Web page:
Although public opinion of the mentally ill has increased, it is still often stigmatised. As a result, advocacy movements in support of mental health have emerged.[1] These movements focus on reducing stigma and discrimination and increasing support groups and awareness. Another notable movement, the consumer or ex-patient movement began as protests in the 1970s.[1] Many of the participants consisted of ex-patients of mental institutions who felt the need to challenge the system's treatment of the mentally ill.[1] Initially, this movement targeted issues surrounding involuntary commitment, use of electroconvulsive therapy (ECT), antipsychotic medication, and coercive psychiatry.[1] The Liberation of Mental Patients, Project Release, and Insane Liberation Front were all examples of consumer movements and organisations. Many of these advocacy groups were successful in the judiciary system. The United States Court of Appeals for the First Circuit ruled in favor of the Mental Patient's Liberation Front in the case of Rogers vs. Okin.[1] This ruling established the notion that patients had the right to refuse treatment. Another group, the National Alliance on Mental Illness (NAMI), was very successful in its lobbying efforts to improve services and gain equality of insurance coverage for mental illnesses.[1] President Bill Clinton signed the Mental Health Parity Act of 1996 allowing NAMI to reach its goal on the insurance coverage issue.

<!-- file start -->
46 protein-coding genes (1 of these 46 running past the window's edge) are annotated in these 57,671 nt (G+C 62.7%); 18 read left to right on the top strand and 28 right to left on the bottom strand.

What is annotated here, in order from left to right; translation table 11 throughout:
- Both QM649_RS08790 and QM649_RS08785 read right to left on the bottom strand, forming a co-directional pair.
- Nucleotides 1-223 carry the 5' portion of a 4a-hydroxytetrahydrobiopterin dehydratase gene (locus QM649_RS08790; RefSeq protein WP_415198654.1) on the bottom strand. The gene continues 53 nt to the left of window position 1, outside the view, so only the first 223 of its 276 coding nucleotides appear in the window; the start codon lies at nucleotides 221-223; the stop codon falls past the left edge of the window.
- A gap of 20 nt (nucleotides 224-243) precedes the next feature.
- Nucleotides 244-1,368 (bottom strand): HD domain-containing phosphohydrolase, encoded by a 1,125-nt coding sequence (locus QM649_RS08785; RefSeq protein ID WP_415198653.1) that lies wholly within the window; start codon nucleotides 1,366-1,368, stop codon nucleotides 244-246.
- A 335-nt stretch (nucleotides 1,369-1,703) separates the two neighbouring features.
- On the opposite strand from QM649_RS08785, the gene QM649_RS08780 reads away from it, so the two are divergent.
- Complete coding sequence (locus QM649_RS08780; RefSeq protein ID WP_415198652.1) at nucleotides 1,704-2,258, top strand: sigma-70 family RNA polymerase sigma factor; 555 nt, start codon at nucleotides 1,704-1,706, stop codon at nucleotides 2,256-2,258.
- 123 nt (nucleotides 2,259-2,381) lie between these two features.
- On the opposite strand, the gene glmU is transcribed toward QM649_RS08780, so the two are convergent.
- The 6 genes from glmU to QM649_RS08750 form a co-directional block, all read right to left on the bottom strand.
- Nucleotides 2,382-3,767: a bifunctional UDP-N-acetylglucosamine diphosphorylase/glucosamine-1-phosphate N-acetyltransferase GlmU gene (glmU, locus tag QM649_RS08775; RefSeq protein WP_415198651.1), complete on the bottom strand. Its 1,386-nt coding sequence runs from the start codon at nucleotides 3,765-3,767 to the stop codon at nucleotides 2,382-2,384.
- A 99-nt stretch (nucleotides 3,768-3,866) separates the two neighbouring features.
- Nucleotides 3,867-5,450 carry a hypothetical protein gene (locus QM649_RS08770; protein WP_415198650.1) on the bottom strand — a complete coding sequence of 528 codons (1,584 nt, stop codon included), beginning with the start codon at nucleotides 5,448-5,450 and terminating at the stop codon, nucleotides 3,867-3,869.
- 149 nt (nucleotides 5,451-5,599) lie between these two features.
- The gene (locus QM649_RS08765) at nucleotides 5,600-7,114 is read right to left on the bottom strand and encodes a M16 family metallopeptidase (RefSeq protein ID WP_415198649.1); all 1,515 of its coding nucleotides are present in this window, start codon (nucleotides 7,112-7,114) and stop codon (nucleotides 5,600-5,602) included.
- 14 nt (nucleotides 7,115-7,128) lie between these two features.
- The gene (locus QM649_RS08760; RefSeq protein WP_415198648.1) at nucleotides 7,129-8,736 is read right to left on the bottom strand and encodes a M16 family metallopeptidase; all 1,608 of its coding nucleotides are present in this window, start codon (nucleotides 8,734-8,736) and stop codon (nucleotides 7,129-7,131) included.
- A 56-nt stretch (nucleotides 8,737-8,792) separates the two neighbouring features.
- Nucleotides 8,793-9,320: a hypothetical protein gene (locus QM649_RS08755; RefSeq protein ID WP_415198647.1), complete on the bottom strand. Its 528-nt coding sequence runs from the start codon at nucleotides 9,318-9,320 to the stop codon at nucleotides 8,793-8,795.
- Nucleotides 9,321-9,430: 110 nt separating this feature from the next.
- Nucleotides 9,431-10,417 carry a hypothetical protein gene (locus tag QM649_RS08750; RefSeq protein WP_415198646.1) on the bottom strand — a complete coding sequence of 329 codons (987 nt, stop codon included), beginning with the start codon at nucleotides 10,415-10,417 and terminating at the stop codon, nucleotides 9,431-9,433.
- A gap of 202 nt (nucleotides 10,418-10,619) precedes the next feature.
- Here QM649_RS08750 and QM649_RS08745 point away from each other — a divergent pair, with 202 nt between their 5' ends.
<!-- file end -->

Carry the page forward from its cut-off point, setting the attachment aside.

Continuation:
Government's desire to reduce cost and spending on hospitalisation

As hospitalisation costs increased, both the federal and state governments were motivated to find less expensive alternatives to hospitalisation.[1] The 1965 amendments to Social Security shifted about 50 percent of the mental health care costs from state to the federal government.[1] This motivated the government to promote deinstitutionalization.

A number of factors led to an increase in homelessness, including macroeconomic shifts, but observers also saw a change related to deinstitutionalization.[22][23][24] Studies from the late 1980's indicated that one-third to one-half of homeless people had severe psychiatric disorders, often co-occurring with substance abuse.[25][26]

A process of indirect cost-shifting may have led to a form of "re-institutionalisation" through the increased use of jail detention for those with mental disorders deemed unmanageable and noncompliant.[27][28] When laws were enacted requiring communities to take more responsibility for mental health care, needed funding often was absent, therefore resulting in jail becoming the default option,[29] with jails long documented as cheaper than psychiatric care.[27] In Summer 2009, author and columnist Heather Mac Donald stated in City Journal, "jails have become society's primary mental institutions, though few have the funding or expertise to carry out that role properly... at Rikers, 28 percent of the inmates require mental health services, a number that rises each year."[30]